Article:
First, the GDPR establishes that “The protection of natural persons in relation to the processing of personal data is a fundamental right.” This is a strong assertion that establishes the tone for the rest of the document. If you skip down to Chapter 3, you’ll begin the section on the rights of users. This starts with Article 12 and transparency, which requires data controllers to be able to present information related to data collection in clear, plain language. This has large implications for Terms and Conditions agreements, because, as you’ll recall from Kevin Litman-Navarro’s editorial mentioned in Episode 2, the readability of current agreements still has a long way to go.

Articles 13-15 establish a user’s right to access all information that has been collected about said user. This includes information on who the data have been shared with as well as the amount of time the data controller expects to store the data. Users also have the right to request information about how the data are being processed.

Moving to Article 17, EU citizens have the right to be forgotten, that is, a user may request that a data collector or controller permanently delete all information associated with his or her account. There are some stipulations here, but this provision is an important part of the GDPR, and one of the most discussed sections.

In addition to these and other direct protections for users, the GDPR also places more responsibility on data collectors when it comes to data storage and security. This includes Article 25, which discusses the importance of data minimization, that is, that data collectors should collect as little as possible in order to perform. Oh, and in the case someone were to experience a data breach, they have 72 hours to notify users or risk fines from the EU.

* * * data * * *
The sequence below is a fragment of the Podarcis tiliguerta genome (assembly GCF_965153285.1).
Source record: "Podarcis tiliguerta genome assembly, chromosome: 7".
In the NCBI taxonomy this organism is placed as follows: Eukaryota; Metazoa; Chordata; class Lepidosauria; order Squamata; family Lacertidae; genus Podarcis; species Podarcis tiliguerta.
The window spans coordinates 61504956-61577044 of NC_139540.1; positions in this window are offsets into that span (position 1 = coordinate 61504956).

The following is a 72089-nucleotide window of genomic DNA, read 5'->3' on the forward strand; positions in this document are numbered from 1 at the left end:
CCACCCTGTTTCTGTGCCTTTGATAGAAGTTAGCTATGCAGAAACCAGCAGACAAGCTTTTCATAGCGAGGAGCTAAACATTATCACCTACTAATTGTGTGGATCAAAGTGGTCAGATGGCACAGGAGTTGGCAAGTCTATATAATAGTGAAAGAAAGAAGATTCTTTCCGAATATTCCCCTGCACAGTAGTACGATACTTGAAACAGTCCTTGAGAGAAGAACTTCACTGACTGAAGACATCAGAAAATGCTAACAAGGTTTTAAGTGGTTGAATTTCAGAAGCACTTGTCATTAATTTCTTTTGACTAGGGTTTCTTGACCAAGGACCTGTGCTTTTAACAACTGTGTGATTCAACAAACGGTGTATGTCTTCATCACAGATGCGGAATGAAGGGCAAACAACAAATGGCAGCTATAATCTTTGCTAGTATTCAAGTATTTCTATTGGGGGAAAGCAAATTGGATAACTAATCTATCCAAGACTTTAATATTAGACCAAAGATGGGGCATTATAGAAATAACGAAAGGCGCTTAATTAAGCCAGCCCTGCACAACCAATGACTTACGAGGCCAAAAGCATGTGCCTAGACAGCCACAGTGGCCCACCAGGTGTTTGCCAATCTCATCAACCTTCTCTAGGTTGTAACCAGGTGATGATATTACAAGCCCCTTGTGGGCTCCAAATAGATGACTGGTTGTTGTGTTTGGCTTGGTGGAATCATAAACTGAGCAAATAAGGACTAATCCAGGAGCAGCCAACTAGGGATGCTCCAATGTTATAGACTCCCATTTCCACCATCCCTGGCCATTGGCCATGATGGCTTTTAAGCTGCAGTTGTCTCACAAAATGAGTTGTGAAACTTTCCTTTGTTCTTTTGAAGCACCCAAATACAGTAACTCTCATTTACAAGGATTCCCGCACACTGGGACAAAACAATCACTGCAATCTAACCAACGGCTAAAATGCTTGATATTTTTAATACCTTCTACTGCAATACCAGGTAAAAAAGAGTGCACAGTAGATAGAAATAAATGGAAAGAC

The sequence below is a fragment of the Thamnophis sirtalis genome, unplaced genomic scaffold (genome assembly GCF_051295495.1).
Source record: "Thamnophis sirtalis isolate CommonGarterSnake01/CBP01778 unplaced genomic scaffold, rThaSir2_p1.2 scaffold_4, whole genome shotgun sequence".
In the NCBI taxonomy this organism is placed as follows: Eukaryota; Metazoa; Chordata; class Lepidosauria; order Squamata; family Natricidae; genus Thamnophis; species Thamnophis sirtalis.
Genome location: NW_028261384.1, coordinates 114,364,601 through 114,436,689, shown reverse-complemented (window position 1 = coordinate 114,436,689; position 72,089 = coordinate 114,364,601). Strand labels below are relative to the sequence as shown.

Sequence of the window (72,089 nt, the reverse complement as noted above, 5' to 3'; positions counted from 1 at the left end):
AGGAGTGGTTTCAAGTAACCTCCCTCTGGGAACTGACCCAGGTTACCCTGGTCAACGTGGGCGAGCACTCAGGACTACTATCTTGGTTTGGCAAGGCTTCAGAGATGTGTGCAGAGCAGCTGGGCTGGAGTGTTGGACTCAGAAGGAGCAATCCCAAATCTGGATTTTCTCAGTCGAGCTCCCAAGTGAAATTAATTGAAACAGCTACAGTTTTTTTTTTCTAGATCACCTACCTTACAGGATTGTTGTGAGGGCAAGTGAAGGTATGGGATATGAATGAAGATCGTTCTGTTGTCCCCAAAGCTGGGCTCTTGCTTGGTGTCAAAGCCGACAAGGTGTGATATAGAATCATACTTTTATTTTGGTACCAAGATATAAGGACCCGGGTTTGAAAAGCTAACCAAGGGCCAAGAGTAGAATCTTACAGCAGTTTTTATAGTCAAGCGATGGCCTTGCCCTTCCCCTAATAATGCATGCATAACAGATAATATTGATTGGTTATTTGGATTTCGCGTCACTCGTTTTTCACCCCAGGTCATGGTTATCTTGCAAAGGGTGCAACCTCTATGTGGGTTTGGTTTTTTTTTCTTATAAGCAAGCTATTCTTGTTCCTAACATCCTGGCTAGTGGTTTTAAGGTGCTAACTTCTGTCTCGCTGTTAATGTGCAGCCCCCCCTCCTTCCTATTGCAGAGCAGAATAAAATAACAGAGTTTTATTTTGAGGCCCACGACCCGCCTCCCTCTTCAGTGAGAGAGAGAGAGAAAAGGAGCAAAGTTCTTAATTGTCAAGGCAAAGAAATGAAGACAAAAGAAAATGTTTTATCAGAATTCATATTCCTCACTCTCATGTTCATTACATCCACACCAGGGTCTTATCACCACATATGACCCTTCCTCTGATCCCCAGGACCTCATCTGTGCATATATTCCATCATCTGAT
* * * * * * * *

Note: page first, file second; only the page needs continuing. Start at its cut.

There are many other provisions and clauses in the GDPR that are relevant to the topic at hand, so I encourage you to read them, but I want to focus on how this regulation could potentially impact Terms and Conditions agreements. The GDPR establishes clear rules that require data collectors or controllers to provide notice and receive consent from users for any and all data collection. This consent generally comes in the form of a Terms agreement, which users may or may not be aware they are agreeing to. Having a small banner for cookie consent is one thing, but generally, by consenting to cookie use, you’re also consenting to the privacy policy or terms and conditions as a whole, which gets us back to where we started. Uninformed consent.

The idea of clear and plain language is important here, as well. This is why there have been some changes to the layout and readability of many large companies’ Terms of Service agreements. Couple these changes with cookie banners, and you can begin to see how the GDPR has improved the data privacy landscape. In an effort to comply, companies are offering users more ways to control data during their use of a service.

But recall that the GDPR only affects citizens of the EU. Sure, we’ve seen some American companies begin to comply because of their interactions with European users, but these provisions are not required for users who live outside the EU. This has caused some controversy, as companies must now decide how they are going to proceed. How will they comply if a law like this ever passed in the United States, for example?

If we return to Mark Zuckerberg’s testimony in front of the House Energy and Commerce Committee, he was directly asked about Facebook’s compliance with certain aspects of the GDPR by Representative Gene Green of Texas. First, about the clear and plain language:

[Zuckerberg GDPR clip]